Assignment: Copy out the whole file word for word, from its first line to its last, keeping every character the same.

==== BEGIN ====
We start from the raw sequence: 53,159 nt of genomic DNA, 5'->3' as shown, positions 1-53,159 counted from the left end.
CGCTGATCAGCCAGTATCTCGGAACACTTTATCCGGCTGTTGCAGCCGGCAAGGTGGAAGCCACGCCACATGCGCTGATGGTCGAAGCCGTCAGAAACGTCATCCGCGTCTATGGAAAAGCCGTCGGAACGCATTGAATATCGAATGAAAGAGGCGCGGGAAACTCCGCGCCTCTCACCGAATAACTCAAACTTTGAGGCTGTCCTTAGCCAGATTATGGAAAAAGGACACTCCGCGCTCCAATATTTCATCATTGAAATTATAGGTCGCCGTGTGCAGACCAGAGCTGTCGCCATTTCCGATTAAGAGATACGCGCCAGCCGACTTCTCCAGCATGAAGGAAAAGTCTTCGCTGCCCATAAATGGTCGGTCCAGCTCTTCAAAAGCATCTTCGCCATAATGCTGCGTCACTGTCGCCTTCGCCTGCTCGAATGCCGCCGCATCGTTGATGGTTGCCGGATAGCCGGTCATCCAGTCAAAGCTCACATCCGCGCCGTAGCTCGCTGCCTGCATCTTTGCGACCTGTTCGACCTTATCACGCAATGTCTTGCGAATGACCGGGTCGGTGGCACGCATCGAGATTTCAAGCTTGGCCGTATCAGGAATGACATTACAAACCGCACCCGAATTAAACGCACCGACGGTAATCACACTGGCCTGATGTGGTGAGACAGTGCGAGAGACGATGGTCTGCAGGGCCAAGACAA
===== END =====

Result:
We start from the raw sequence: 53,159 nt of genomic DNA, 5'->3' as shown, positions 1-53,159 counted from the left end.
CGCTGATCAGCCAGTATCTCGGAACACTTTATCCGGCTGTTGCAGCCGGCAAGGTGGAAGCCACGCCACATGCGCTGATGGTCGAAGCCGTCAGAAACGTCATCCGCGTCTATGGAAAAGCCGTCGGAACGCATTGAATATCGAATGAAAGAGGCGCGGGAAACTCCGCGCCTCTCACCGAATAACTCAAACTTTGAGGCTGTCCTTAGCCAGATTATGGAAAAAGGACACTCCGCGCTCCAATATTTCATCATTGAAATTATAGGTCGCCGTGTGCAGACCAGAGCTGTCGCCATTTCCGATTAAGAGATACGCGCCAGCCGACTTCTCCAGCATGAAGGAAAAGTCTTCGCTGCCCATAAATGGTCGGTCCAGCTCTTCAAAAGCATCTTCGCCATAATGCTGCGTCACTGTCGCCTTCGCCTGCTCGAATGCCGCCGCATCGTTGATGGTTGCCGGATAGCCGGTCATCCAGTCAAAGCTCACATCCGCGCCGTAGCTCGCTGCCTGCATCTTTGCGACCTGTTCGACCTTATCACGCAATGTCTTGCGAATGACCGGGTCGGTGGCACGCATCGAGATTTCAAGCTTGGCCGTATCAGGAATGACATTACAAACCGCACCCGAATTAAACGCACCGACGGTAATCACACTGGCCTGATGTGGTGAGACAGTGCGAGAGACGATGGTCTGCAGGGCCAAGACAA